We couldn’t imagine topping our mail-boat experience, but Down East Maine is full of surprises. After a scenic drive along coastal Route 1 east from Mount Desert Island, we discovered the charming seaside village of Lubec, the easternmost municipality on the U.S. mainland, and Campobello Island, just across the border in New Brunswick.

The border crossing, although formal and requiring a passport book or passport card, is a simple trip from Lubec across a small bridge. What a delight to drive onto the island and instantly see a sign with the French translation “Arrêt” underneath the English “Stop.”
Both sides of the international border are marked with a stunning lighthouse. Candy-striped West Quoddy Head Light stands on the U.S. side, while its sister, the red-cross-emblazoned East Quoddy Head Lighthouse, known locally as Head Harbour Light­house, presides over the Canadian side.

While West Quoddy Head Light is easy to see up close because it is in a state park, East Quoddy Head Lighthouse stands on a rocky knoll at the far end of Campobello Island and
is accessible by foot for just a few hours at low tide. The tides in this region are enormous, and the water rises 5 feet an hour, so intrepid trekkers who venture out to the lighthouse have to pay close attention to the tide tables or risk being stranded on the island for eight hours until the next low tide.

Since we arrived near high tide, we contented ourselves with admiring this stunning lighthouse from a distance. Lobster boats puttered around the rocky shores, and the ocean was so clear we could see the sand and pebbles deep in its depths beneath the seaweed that waved in the swell.

Back on the U.S. side of the border, we ventured to another seaside village, Eastport, where we found the antique wooden Friendship sloop tied up at the town dock. Behind the boat was a row of gray clapboard buildings facing the ocean. To complete this quintessential New England scene, a towering sculpture of a fisherman greeted visitors at the pier. This sculpture was created as a prop for the TV show Murder in Small Town X, and the residents liked it so much they made sure it stayed on the dock long after the TV crews left town.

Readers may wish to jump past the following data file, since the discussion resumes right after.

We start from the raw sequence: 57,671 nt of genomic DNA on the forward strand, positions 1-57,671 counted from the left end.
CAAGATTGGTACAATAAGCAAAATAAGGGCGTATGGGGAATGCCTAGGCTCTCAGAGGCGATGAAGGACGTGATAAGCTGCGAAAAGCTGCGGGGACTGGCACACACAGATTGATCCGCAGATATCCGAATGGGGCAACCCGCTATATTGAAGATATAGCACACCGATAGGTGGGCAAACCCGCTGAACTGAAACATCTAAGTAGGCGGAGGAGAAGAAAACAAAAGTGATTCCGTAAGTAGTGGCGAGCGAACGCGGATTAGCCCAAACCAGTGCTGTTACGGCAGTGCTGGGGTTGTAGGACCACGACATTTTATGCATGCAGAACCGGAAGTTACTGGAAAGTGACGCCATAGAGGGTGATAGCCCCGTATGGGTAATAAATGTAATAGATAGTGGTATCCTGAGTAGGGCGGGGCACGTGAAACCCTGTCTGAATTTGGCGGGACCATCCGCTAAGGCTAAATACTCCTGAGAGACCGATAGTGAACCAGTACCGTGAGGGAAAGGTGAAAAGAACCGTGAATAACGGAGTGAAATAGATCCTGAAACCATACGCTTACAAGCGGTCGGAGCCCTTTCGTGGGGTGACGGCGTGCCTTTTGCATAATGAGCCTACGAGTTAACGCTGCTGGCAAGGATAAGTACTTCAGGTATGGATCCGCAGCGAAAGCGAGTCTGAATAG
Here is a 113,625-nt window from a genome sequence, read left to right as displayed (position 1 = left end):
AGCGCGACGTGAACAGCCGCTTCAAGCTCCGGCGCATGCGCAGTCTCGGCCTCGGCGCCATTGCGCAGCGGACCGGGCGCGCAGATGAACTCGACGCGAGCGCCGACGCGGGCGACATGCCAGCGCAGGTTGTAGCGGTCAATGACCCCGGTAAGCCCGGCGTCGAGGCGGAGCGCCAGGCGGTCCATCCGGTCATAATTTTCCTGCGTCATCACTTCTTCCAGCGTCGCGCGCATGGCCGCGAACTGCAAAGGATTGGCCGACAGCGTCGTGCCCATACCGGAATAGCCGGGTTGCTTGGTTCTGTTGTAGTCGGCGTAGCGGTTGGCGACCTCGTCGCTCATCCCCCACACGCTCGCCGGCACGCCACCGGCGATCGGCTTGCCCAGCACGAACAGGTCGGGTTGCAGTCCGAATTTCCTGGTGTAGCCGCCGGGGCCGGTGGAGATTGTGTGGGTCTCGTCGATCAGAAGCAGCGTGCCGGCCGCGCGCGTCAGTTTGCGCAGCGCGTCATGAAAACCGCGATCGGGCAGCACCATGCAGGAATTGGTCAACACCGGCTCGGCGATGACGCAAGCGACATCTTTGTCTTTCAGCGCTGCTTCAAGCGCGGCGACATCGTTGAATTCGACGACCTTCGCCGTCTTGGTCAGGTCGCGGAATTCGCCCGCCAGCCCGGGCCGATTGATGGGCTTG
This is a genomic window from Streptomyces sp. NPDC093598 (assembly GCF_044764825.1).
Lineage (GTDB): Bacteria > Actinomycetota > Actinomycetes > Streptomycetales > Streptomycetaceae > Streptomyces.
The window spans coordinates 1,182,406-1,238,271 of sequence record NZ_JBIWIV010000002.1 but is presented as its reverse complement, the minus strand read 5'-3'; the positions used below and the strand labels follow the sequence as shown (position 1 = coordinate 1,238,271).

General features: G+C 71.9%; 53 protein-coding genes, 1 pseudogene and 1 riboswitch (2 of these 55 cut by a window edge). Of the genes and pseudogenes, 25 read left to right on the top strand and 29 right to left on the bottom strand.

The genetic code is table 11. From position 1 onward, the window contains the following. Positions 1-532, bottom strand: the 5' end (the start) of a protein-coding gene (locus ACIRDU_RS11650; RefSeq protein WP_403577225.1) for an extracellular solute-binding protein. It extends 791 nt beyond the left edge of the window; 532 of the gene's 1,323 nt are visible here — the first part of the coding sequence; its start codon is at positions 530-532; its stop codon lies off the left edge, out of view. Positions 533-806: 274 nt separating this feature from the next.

We were charmed by the small, distinctive homes as we wandered through the streets. Many are oddly shaped, built according to the whims of the lobstermen and fishermen who settled the town long ago. Tall, skinny two-story houses and rows of homes with steeply pitched roofs were lovingly maintained and encircled by beds of colorful flowers.

One morning we enjoyed a delicious breakfast at the Moose Island Bakery, and one evening we caught a free lecture at the public library by a resident who had just come back from a trip to Cuba. Mingling with the townspeople over coffee at the café and again at the library after the lecture made us realize just how precious it is to travel to a place where the locals are welcoming and easy to get to know.

We had ventured far off the beaten path in Down East Maine, but what treasures we had found.


Down East Maine extends from the gateway city of Bangor south along the Penobscot River to Penobscot Bay and east up the coast to the Canadian border and Passamaquoddy Bay. Interstate 95 and U.S. Route 1 provide easy access to the region.

Map of eastern Maine

DownEast and Acadia Regional Tourism
888-665-3278 | www.downeastacadia.com

For traveling RVers, easternmost Maine has everything from forested inland campgrounds to riverside parks and coastal resorts. Here’s a sample.

Paul Bunyan Campground

Pleasant Hill Campground

Hadley’s Point Campground

Seaview Campground and Cottages

Cold River Campground

Pumpkin Patch RV Resort

Sunset Point RV Park

Shady Oaks Campground and Cabins

Narrows Too RV Resort

Timberland Acres RV Park


Trailer Life columnist and frequent contributor Emily Fagan has traveled full time by RV and sailboat with her husband, Mark, since 2007. The couple’s photos have appeared on more than 25 magazine covers and wall calendars, and Emily’s lifestyle, travel and how-to articles have been featured in more than a dozen RV and sailing publications. Follow their adventures on their blog, Roads Less Traveled.

East CoastEmily FaganMaine Camping